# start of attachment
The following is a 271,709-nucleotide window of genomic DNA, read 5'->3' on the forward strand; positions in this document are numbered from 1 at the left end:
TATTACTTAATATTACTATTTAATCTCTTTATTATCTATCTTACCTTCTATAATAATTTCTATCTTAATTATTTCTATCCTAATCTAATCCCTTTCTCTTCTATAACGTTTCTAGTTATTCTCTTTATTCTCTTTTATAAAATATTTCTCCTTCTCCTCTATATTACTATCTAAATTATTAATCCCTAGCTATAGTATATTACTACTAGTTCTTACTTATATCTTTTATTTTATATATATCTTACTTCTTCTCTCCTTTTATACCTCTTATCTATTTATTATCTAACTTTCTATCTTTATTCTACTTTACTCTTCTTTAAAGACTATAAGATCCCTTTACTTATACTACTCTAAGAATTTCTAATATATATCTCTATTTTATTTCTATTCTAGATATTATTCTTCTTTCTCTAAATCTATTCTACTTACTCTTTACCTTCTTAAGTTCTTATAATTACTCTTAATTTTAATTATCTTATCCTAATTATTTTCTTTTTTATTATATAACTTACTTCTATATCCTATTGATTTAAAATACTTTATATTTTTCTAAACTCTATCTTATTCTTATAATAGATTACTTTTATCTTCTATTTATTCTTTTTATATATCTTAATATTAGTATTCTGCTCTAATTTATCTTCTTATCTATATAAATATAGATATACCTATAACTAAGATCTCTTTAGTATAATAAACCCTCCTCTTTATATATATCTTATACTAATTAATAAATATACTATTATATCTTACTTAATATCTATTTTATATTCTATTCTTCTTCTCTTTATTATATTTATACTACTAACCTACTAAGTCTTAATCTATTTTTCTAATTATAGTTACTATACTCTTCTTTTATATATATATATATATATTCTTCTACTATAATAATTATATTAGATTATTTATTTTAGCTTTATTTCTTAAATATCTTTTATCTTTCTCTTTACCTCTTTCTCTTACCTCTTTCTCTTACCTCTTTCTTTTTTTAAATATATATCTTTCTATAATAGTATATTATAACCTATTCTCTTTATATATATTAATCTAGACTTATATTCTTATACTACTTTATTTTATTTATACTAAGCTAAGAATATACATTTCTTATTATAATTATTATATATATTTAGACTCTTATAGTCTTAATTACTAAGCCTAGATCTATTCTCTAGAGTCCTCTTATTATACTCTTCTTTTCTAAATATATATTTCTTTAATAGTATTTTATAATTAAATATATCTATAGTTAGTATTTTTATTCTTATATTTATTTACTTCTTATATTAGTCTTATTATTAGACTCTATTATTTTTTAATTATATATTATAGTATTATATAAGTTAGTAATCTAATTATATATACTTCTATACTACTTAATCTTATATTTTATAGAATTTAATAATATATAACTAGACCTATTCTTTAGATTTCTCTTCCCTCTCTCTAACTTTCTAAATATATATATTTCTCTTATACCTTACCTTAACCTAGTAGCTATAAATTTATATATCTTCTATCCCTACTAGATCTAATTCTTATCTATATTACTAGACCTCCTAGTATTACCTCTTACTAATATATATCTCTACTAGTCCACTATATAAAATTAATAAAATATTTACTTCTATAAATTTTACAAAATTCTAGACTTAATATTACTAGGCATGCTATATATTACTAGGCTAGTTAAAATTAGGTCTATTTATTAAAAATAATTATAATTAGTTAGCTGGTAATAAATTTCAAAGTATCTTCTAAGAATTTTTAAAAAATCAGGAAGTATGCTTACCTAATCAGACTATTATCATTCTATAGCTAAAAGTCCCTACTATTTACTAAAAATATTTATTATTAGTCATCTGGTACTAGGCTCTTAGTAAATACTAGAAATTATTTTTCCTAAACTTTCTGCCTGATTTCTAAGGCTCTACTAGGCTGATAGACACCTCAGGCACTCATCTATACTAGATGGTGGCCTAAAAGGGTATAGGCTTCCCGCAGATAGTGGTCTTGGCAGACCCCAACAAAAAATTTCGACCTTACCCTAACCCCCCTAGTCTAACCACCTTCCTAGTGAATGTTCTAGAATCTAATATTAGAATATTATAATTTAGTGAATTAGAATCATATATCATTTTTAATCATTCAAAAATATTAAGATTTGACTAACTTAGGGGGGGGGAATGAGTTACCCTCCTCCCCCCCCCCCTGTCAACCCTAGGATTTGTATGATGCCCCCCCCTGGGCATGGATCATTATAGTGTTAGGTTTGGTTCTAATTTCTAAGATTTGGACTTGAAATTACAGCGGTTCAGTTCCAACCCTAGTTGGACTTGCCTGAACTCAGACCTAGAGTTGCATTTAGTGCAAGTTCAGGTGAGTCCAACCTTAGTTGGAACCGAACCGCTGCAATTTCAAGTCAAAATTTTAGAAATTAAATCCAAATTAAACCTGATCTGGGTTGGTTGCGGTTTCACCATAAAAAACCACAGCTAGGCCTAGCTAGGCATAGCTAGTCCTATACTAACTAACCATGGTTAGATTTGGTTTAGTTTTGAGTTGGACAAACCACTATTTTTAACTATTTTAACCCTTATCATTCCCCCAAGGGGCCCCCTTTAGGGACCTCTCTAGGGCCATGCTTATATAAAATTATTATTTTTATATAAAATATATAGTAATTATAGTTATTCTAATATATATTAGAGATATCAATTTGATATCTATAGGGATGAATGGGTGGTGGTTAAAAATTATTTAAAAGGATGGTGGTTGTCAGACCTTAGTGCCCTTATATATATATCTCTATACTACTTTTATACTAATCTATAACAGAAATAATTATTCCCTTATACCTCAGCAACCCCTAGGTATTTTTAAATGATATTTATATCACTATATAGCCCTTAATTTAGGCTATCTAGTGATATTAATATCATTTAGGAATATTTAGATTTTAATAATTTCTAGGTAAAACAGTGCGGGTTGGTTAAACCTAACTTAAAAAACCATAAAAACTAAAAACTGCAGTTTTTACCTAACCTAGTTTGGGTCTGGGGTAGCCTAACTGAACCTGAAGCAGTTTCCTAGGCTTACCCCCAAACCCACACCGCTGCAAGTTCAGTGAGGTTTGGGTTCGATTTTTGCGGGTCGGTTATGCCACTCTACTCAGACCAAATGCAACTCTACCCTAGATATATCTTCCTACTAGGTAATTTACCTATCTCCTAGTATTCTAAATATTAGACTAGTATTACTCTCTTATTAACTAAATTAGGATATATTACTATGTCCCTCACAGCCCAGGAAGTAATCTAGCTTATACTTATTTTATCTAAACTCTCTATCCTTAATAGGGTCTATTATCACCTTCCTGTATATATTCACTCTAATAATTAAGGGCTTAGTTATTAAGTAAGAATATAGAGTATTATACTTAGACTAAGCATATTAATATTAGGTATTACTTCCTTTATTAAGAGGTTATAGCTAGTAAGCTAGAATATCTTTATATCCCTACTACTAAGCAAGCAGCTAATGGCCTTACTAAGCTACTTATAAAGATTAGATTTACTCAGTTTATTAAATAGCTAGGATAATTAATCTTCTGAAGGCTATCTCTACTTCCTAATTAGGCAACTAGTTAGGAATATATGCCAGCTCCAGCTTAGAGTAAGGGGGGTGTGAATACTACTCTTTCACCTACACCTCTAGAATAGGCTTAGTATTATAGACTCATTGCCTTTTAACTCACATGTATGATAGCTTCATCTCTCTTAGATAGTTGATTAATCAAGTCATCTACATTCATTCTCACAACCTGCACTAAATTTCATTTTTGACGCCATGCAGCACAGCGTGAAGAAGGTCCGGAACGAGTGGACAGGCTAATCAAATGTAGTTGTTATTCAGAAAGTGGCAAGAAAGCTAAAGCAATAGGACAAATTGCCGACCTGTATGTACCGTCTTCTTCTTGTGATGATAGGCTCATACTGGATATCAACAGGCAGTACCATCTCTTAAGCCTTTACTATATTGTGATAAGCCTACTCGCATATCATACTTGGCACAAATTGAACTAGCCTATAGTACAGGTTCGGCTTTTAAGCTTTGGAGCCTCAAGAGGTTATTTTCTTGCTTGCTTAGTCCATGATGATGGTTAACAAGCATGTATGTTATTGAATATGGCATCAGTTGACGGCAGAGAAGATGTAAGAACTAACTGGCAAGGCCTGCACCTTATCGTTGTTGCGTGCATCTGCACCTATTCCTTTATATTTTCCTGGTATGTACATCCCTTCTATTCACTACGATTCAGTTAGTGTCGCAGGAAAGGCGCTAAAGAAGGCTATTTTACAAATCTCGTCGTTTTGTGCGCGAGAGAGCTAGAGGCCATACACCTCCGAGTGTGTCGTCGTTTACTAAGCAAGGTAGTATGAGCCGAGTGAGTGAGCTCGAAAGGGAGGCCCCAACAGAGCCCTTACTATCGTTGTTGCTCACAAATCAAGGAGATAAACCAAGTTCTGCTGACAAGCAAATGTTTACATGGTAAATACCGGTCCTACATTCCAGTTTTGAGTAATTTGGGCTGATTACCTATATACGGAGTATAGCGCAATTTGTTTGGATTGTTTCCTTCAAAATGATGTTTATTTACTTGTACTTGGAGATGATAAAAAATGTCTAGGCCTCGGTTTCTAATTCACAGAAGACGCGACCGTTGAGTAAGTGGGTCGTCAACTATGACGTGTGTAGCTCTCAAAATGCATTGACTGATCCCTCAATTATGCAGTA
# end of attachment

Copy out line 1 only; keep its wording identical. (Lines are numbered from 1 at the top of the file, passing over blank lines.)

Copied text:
The following is a 271,709-nucleotide window of genomic DNA, read 5'->3' on the forward strand; positions in this document are numbered from 1 at the left end: